With all the bans on smoking in the workplace across Europe – and, as a consequence, smokers being barred from pubs and restaurants – you’d think that the clampdown on smokers had gone just about as far as it could go without an outright tobacco ban.
Apparently not, though. New York City looks as if it may be set to ban smoking in public almost entirely, even for people who are simply sitting on a park bench, lazing on a beach or even standing in or walking through a pedestrian plaza. Mayor Michael Bloomberg has proposed a law to exclude all these public places (and others, including boardwalks and marinas) from the few remaining areas that people are able to smoke in public, and he appears likely to win the vote in the City Council.
Officials have cited a study by Stanford University published in May 2007 which shows that a person sitting outdoors within a metre of a smoker may be exposed to second-hand smoke at similar levels to those found indoors. Well, perhaps. I’m sceptical – is this smoker blowing the smoke direct at the other person, perhaps?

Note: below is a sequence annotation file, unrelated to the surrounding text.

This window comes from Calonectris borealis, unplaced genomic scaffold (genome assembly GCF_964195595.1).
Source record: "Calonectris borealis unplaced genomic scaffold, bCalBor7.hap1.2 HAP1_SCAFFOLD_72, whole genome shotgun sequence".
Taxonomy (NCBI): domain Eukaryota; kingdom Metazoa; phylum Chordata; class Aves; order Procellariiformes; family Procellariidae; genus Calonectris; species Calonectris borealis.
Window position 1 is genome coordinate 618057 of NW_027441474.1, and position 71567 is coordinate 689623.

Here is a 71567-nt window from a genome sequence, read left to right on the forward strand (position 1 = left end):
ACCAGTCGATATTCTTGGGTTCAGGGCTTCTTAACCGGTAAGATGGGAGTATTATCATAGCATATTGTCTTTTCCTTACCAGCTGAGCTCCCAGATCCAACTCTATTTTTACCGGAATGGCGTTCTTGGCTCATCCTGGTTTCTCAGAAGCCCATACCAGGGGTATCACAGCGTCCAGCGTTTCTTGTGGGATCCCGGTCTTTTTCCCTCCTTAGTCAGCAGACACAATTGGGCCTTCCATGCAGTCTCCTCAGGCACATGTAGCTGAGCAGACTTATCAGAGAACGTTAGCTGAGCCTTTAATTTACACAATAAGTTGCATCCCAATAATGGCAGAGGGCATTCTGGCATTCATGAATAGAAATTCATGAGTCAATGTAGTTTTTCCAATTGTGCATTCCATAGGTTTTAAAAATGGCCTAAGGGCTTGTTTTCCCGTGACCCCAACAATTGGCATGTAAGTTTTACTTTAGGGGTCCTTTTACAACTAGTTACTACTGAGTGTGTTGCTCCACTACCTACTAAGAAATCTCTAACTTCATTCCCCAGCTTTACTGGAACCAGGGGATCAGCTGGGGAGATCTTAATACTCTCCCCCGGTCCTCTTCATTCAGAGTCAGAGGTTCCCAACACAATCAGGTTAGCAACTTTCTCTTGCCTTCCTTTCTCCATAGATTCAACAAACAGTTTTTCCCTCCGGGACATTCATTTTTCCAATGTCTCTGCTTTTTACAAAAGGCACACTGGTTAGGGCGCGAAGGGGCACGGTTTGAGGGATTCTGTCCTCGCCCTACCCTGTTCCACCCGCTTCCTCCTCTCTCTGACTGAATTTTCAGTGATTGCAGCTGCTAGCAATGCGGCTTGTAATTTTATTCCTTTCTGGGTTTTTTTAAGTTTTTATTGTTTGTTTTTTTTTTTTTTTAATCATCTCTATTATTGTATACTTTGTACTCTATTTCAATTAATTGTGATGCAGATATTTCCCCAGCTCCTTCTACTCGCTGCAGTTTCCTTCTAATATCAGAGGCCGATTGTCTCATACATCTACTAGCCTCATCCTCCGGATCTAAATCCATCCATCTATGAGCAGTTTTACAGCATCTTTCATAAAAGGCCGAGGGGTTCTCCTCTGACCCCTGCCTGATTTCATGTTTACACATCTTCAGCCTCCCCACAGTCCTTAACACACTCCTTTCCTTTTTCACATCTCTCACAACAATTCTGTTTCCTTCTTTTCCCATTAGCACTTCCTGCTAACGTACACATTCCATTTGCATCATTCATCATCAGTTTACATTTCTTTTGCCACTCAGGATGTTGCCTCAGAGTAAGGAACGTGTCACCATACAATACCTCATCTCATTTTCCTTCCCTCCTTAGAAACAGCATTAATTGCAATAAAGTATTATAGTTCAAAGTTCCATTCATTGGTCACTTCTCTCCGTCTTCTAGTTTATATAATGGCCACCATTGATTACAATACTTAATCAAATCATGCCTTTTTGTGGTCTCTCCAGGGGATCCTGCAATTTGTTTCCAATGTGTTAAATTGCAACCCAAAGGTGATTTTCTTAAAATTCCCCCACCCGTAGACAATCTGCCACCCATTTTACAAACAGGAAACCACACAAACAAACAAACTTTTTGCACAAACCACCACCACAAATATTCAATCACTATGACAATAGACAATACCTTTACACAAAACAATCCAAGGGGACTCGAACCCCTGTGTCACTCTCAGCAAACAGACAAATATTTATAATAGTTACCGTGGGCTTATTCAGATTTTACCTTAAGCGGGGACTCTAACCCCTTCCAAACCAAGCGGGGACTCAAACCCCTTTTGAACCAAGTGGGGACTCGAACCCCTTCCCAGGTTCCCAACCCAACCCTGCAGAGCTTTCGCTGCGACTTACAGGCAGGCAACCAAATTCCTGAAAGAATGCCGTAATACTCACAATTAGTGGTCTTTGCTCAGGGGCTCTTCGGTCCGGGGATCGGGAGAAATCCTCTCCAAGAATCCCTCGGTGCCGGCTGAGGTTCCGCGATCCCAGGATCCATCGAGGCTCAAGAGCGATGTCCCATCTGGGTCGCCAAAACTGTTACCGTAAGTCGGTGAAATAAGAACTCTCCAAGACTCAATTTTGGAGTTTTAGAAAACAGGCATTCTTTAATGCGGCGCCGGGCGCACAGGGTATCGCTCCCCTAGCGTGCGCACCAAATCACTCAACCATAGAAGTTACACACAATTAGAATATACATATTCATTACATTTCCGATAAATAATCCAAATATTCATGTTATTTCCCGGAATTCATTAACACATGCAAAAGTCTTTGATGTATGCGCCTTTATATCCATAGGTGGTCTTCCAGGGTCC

For pity’s sake, if a non-smoker’s in a public place out of doors, how hard can it be to avoid someone who’s smoking – especially if they’re clearly already smoking before the non-smoker arrives? But under the proposed new law, a non-smoker would be within their rights to deliberately find a place to sit downwind of a smoker, summon a law enforcement official and insist that the smoker be served a “quality of life” ticket and fined ($50 is the penalty likely to be imposed for smoking violations).
Thus the reduction of smokers to pariah status continues. Makes almost as much a mockery of the USA’s boast to be the land of the free as their immigration barriers do.
Meanwhile the Greeks look set to ignore yet another attempt by their government to enforce legislation banning smoking in the workplace and in bars. Maybe I’ll go there on holiday next year.